Ten Ways to Say “Bravo” in Irish (using Ceol, Gairm, Beannacht, Fáinne, etc.) Posted by róislín on Feb 18, 2016 in Irish Language
Music lovers at a classical music concert will probably wait politely until the very end to call out “Bravo!” or “Brava!” during the applause. But in the realm of Irish folk music, short phrases of encouragement are often used during the song or tune, offering encouragement to the performer. They can all be translated more or less as “Bravo!” but, taken literally, they have an interesting array of meanings, as we’ll see below. So far I’ve counted ten major ways to cheer the performer on, and most of them have some variations. Further contributions would be welcome.
- Maith thú!, very literally “Good you!” [sic]; can also be used for “Well done!” This is probably the most widely used of all the phrases we’ll look at in this blog, and might also be used in situations that aren’t so performance-oriented, such as answering a question well in class. True, answering a teacher’s question is a bit of a performance, but not like singing for a large crowd of people.
Similarly, we can say, “Maith a’ bhean!” or “Maith a’ fear!” or “Maith a’ cailín!” or “Maith a’ buachaill!” Why am I writing “a” with an apostrophe instead of “an” (“the”)? Because that’s the way it usually sounds when people say this. In fact, the “n” of “an” is often not pronounced before Irish words that start with consonants, so “bean an tí” sounds like “bean a’ tí.” Same principle. Maybe a subject for a future “pronunciation tips” blog.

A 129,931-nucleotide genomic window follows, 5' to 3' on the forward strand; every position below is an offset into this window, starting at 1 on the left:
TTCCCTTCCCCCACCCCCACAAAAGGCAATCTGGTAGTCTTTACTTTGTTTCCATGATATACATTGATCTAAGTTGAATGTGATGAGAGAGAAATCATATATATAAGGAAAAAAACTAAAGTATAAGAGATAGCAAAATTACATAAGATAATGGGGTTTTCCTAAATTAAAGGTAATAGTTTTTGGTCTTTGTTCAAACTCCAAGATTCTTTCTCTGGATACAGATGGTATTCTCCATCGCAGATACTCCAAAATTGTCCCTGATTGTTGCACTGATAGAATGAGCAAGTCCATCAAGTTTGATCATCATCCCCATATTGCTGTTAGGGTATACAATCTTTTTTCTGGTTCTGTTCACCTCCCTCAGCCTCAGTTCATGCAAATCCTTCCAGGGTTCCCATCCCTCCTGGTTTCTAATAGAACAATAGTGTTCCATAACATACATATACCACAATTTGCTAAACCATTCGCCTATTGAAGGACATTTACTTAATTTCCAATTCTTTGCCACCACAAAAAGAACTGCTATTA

- Mo cheol thú!, literally, “You (are) my music!” There’s no actual verb here but it’s not needed. This is the same pattern as “Mo ghrá thú!” (used for “I love you!” but more literally “You (are) my love!)
- Mo ghoirm thú!, also spelled as “Mo ghairm thú!” The pattern is the same as “Mo cheol thú” and “Mo ghrá thú.” “Gairm” most basically means “call,” “vocation,” “profession,” etc., but here it means “acclaim.”
- Mo ghraidhin thú!, or in its more intensified forms, “Mo ghraidhin go deo thú!” or “Mo dhá ghraidhin thú!“
“Graidhin” is a variation of “greadhain,” which has a variety of meanings, such as “noise,” “din,” “merriment,” and “joy,” or the shouting connected to the merriment and joy.
- Nár lagaí Dia thú!, which may also appear as “Nár laga Dia thú!” literally “May God not weaken you!”